Newt Scamander Quotes

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Newt Scamander: My philosophy is that worrying means you suffer twice.
J.K. Rowling (Fantastic Beasts and Where to Find Them: The Original Screenplay (Fantastic Beasts: The Original Screenplay, #1))
See, they're currently in alien terrain, surrounded by millions of the most vicious creatures on the planet. Humans. - Newt Scamander
J.K. Rowling (Fantastic Beasts and Where to Find Them: The Original Screenplay)
People change after a while, and they're no longer who you once knew
J.K. Rowling (Fantastic Beasts and Where to Find Them)
Do you know why I admire you, Newt? More, perhaps, than any man I know? (off NEWT’S surprise) You don’t seek power or popularity. You simply ask, is the thing right in itself? If it is, then I must do it, no matter the cost.
J.K. Rowling (Fantastic Beasts: The Crimes of Grindelwald: The Original Screenplay (Fantastic Beasts: The Original Screenplay, #2))
My philosophy is if you worry, you suffer twice.
J.K. Rowling
You don't seek power or popularity. You simply ask, is the thing right in itself? If it is, then I must do it, no matter the cost.
J.K. Rowling (Fantastic Beasts: The Crimes of Grindelwald: The Original Screenplay (Fantastic Beasts: The Original Screenplay, #2))
Tina: Oh, keep him? We don't keep them! Mr. Scamander, do you know anything about the wizarding community in America? Newt: I do know a few things, actually. I know you have rather backwards laws about relations with non-magic people. That you're not meant to befriend them, that you can't marry them, which seems mildly absurd to me.
J.K. Rowling (Fantastic Beasts and Where to Find Them: The Original Screenplay)
Jacob Kowalski: I'm sure people like you,too. Newt Scamander: No, not really. I'm annoying.
J.K. Rowling (Fantastic Beasts and Where to Find Them)
Imperfect understanding is often more dangerous than ignorance.
Newt Scamander (Fantastic Beasts and Where to Find Them)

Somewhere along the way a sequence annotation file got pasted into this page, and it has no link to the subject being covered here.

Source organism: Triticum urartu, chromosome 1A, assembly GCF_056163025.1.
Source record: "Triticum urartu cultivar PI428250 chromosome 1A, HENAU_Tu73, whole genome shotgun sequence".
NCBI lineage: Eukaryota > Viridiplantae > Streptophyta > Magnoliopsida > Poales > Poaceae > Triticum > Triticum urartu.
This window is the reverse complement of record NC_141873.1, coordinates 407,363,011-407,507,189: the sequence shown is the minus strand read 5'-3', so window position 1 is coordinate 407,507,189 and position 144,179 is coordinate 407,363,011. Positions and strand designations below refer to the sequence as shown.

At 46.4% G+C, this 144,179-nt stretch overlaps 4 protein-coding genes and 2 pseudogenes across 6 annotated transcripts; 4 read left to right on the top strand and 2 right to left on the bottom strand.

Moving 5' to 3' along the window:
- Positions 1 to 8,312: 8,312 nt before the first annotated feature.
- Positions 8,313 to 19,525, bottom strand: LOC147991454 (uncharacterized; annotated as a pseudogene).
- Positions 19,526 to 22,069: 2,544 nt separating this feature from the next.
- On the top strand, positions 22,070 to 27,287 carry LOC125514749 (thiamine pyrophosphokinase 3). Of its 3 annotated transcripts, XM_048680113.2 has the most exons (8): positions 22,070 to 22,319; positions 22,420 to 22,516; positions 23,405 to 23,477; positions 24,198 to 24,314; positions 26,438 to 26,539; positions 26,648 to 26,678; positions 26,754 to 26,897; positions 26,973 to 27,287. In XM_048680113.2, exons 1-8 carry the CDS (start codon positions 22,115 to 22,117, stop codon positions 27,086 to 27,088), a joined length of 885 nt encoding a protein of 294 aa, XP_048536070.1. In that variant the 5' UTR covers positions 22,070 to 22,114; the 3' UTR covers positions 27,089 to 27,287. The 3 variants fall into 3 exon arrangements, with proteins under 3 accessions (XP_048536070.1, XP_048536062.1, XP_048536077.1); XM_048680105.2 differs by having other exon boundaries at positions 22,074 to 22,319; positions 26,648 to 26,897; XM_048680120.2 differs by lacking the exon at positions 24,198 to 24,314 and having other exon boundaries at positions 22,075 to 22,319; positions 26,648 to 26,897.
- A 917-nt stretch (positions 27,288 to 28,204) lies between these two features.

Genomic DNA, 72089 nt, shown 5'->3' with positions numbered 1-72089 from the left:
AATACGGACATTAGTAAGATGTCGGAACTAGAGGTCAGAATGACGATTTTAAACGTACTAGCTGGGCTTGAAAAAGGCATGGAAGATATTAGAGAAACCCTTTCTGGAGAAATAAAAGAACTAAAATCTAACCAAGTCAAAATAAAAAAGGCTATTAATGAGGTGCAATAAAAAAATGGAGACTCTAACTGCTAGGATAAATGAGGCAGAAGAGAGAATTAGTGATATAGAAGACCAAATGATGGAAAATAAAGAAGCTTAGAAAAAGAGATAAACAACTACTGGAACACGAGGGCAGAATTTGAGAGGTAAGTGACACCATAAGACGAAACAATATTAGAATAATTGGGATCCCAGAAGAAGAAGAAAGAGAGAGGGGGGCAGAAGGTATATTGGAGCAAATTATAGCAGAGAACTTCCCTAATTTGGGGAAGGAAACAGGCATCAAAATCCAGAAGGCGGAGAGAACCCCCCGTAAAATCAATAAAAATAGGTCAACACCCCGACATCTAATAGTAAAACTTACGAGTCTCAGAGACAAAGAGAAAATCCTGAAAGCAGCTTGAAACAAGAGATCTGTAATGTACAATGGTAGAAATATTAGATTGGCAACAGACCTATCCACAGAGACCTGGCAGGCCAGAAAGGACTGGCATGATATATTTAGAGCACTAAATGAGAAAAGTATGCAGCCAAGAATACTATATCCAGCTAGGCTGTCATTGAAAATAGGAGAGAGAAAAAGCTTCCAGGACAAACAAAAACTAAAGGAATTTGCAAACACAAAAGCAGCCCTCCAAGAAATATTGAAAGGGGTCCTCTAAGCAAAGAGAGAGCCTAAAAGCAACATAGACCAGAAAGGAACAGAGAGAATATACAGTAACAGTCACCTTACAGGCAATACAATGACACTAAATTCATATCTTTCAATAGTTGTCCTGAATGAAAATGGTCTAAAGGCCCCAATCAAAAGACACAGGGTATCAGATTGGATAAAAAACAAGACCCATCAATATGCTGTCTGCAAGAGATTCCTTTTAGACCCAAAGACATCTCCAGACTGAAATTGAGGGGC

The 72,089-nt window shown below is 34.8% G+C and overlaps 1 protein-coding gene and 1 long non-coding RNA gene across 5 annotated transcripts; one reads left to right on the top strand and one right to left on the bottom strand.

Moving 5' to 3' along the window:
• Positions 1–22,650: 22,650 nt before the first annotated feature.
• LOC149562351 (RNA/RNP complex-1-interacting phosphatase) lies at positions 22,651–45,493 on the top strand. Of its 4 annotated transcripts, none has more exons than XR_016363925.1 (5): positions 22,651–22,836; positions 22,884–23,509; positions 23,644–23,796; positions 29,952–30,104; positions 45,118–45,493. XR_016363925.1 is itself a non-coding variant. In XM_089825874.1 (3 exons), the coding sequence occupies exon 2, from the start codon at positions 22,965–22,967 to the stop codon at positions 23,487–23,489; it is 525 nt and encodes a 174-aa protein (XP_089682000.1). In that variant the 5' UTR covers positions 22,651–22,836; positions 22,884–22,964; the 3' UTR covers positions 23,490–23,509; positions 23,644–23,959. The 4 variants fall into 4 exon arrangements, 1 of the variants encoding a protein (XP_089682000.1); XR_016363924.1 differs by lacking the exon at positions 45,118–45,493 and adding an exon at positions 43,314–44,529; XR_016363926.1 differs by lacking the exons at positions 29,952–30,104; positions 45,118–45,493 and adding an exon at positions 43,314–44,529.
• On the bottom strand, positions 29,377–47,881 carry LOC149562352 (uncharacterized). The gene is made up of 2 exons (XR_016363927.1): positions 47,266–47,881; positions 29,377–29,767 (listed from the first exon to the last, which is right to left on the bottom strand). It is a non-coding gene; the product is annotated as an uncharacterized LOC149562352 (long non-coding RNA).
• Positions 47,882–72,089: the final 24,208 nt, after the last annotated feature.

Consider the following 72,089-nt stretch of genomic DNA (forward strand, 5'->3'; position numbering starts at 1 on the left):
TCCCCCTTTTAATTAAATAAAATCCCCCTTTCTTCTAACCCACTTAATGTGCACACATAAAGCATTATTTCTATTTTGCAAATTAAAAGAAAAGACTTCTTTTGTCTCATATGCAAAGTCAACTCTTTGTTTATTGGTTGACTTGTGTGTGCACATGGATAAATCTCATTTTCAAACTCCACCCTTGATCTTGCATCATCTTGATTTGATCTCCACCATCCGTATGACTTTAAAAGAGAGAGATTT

NEWT shuffles over awkwardly to the bereft THESEUS. NEWT hesitates, struggling to find words of comfort. Then for the first time in his life, he puts his arms around his brother. They hug. NEWT: I've chosen my side.
J.K. Rowling (Fantastic Beasts: The Crimes of Grindelwald: The Original Screenplay (Fantastic Beasts: The Original Screenplay, #2))
NEWT rummages in his pockets and pulls out a tiny bottle with only a couple of muddy drops left inside it. TINA: Is that Polyjuice? NEWT (of the bottle): Just enough to get me inside. He looks down at his coat and finds one of THESEUS’S hairs on his shoulder. He adds it to the mixture, drinks, and turns into THESEUS, still wearing NEWT’S clothes. TINA: Who—? NEWT: My brother, Theseus. He’s an Auror. And a hugger.
J.K. Rowling (Fantastic Beasts: The Crimes of Grindelwald: The Original Screenplay (Fantastic Beasts: The Original Screenplay, #2))
Interestingly, Muggles were once fully aware of the existence of the Diricawl, though they knew it by the name of ‘dodo’. Unaware that the Diricawl could vanish at will, Muggles believe they have hunted the species to extinction.
J.K. Rowling (Fantastic Beasts and Where to Find Them)
The unicorn’s horn, blood and hair all have highly magical properties.
J.K. Rowling (Fantastic Beasts and Where to Find Them)
I have visited lairs, burrows and nests across five continents, observed the curious habits of magical beasts in a hundred countries, witnessed their powers, gained their trust and, on occasion, beaten them off with my travelling kettle. — newt scamander
Newt Scamander (Fantastic Beasts and Where to Find Them)
If not for the courage and fortitude of a select few heroes during these eras, the great tides of darkness may have swallowed everything.